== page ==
A new report from the U.K. Office of Government Commerce about Open Source Software Trials in Government, has found that servers running Linux could combat the rising problem of e-waste because they last up to twice as long as machines
E-waste is any refuse created by discarded electronic devices and components as well as substances involved in their manufacture or use. According to estimates from the U.S. Environmental Protection Agency (EPA), more than four million tons of e-waste hit landfills each year in the U.S. alone.
The report arrived as many IT managers are contemplating a future upgrade to Windows Vista. For many, this upgrade will mean new hardware in addition to the cost of new software. The mass dumping of existing hardware that's sure to follow has many in the environmental lobby -- organizations like Greenpeace for example -- up in arms.
In February, Greenpeace Southeast Asia toxics campaigner Beau Baconguis said in a statement that "with Vista, Microsoft could effectively hasten the obsolescence of half the world's PCs. The idea that software innovation would result in more mountains of computer scrap ending up in the dumps of Asia and Africa, contaminating the environment, and affecting the health of communities, is both offensive and intolerable."
But the British report touches upon a simple fix that could also fix the environment: Use open source.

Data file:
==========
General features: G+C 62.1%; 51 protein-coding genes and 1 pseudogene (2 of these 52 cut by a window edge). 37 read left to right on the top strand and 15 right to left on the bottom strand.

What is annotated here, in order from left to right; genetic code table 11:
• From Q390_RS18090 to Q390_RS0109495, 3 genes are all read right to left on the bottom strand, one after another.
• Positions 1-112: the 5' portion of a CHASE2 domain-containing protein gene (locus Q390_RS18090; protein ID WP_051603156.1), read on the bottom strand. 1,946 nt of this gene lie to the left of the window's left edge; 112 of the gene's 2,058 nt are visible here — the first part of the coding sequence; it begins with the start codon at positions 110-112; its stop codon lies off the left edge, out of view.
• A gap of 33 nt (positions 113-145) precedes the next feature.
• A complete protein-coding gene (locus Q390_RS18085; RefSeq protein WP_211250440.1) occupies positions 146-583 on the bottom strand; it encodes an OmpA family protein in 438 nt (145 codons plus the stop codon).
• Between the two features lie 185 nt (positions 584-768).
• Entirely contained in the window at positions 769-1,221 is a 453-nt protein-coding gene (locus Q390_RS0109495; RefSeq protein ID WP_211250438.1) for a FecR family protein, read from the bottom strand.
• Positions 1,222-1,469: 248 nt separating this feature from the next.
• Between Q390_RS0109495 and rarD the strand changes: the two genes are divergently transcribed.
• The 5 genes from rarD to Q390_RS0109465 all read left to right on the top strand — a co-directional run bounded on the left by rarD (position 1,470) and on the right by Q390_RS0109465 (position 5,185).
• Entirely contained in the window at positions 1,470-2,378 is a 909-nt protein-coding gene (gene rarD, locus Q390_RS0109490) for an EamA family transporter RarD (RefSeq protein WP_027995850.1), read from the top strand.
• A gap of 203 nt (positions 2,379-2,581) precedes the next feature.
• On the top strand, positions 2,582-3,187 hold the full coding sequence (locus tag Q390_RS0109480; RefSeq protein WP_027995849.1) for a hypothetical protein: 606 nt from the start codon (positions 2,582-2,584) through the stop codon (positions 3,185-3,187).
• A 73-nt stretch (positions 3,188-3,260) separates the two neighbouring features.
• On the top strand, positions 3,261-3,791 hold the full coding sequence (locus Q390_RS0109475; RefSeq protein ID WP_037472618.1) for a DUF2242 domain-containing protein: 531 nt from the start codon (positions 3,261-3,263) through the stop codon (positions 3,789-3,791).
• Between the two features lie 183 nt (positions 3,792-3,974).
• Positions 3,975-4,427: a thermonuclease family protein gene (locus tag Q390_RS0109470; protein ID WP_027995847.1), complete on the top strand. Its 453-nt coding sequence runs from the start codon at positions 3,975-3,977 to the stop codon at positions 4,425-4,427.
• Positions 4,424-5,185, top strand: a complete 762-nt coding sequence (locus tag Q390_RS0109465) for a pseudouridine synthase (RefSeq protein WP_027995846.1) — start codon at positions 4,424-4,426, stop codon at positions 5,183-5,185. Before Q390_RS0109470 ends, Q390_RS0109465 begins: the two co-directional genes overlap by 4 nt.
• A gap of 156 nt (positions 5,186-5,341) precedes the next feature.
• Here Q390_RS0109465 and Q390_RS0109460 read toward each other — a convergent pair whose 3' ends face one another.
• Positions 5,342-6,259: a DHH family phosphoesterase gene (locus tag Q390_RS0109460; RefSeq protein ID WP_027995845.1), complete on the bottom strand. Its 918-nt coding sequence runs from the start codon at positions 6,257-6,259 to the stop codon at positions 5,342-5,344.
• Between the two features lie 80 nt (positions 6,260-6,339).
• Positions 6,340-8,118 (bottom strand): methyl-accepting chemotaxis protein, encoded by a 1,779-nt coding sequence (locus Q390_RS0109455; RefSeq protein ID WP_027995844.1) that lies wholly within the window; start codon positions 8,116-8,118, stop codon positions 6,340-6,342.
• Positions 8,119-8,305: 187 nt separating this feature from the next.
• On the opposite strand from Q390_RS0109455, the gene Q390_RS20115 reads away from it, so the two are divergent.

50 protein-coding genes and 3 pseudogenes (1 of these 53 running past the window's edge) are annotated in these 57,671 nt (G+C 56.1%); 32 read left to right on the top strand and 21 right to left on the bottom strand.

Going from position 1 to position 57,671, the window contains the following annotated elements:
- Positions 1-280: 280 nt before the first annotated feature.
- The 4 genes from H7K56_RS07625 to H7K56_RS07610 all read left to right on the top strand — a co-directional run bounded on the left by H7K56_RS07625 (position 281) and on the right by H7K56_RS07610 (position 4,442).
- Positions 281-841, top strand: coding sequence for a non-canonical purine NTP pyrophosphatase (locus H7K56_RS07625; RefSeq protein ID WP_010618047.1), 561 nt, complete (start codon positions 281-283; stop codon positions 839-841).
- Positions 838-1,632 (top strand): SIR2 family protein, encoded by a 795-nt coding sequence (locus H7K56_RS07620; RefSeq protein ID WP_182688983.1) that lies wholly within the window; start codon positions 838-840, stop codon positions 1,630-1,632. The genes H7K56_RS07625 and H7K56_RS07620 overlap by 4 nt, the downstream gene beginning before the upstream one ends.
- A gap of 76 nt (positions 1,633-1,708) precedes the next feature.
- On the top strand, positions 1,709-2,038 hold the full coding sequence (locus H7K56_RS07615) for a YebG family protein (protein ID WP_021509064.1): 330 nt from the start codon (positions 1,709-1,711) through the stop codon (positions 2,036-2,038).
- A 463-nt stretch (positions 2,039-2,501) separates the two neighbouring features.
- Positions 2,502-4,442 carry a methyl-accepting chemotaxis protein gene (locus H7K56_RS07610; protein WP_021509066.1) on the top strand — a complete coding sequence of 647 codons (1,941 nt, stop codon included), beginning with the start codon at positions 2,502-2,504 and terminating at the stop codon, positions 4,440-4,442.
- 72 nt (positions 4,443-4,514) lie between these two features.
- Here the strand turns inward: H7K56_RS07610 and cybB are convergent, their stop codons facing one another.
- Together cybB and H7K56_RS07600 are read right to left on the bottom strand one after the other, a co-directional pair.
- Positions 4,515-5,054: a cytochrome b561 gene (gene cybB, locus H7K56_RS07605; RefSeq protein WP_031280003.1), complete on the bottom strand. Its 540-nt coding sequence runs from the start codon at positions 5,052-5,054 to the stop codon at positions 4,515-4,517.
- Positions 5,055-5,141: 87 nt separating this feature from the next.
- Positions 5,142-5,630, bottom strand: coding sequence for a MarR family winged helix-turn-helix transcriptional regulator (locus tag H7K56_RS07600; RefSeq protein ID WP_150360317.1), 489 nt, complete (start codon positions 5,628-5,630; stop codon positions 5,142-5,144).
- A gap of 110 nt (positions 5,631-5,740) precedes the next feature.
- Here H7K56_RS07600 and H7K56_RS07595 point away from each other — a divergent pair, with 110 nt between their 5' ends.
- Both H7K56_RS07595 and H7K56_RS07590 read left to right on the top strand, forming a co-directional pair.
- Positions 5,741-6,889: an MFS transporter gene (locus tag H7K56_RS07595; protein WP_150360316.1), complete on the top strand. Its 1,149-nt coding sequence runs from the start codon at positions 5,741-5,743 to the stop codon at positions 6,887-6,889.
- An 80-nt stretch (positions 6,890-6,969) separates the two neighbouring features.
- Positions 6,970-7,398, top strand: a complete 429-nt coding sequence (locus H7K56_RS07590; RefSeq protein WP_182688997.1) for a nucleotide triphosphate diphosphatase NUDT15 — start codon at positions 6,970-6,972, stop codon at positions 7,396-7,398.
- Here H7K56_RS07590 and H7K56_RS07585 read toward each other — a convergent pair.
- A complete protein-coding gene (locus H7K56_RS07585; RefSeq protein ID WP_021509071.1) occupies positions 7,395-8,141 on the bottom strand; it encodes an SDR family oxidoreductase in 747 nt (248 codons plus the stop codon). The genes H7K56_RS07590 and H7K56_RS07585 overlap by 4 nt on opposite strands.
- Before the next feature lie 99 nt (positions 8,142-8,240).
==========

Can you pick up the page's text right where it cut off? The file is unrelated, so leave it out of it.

"One of the benefits frequently put forward for the use of open source software is the level of resources needed to support it. This means that for equivalent open source and Microsoft Windows systems, the open source will require less memory and a slower processor speed for the same functionality," the report said.
Industry observers quote a typical hardware refresh period for Microsoft Windows systems as three to four years; the U.K. government report cites a major unnamed U.K. manufacturing organization that quotes its hardware refresh period for Linux systems as six to eight years.
For many countries, however -- save the U.S. -- the U.K. report could be preaching to the choir. Many countries have already begun Linux migrations in earnest over the past six months. In February, at the Asia Open Source Software Symposium in Denpasar, Indonesia, it was announced that the Japanese Ministry of Economy, Trade and Industry's Information Service Industry had quietly been a long time user of open source. The governments of Cambodia, China, India, Pakistan, South Korea and Taiwan also announced a switch. The Cuban government, too, made news when it declared it was ending its use of Windows in lieu of an open source deployment.
But progress on e-waste in the U.S. has been decidedly slower than in the rest of the world. A U.S. congressional caucus, called the E-Waste Working Group met twice in October 2006 to determine if e-waste could be solved by national legislation, which server vendors supported over state regulations. No formal legislation has yet been drafted, however.
Armed with the new information found in the U.K. report, Mark Ontkush, a blogger at environmentally friendly tech blog EcoGeek, said a widespread switch to Linux could prevent millions of tons of waste from going into landfills.
"Every computer not needed would prevent the use of 240 kilograms of fossil fuels," he said. "Spread that out over the 17.5 million computers that wouldn't be going obsolete every year, and Linux could deliver the world a much more sustainable future."
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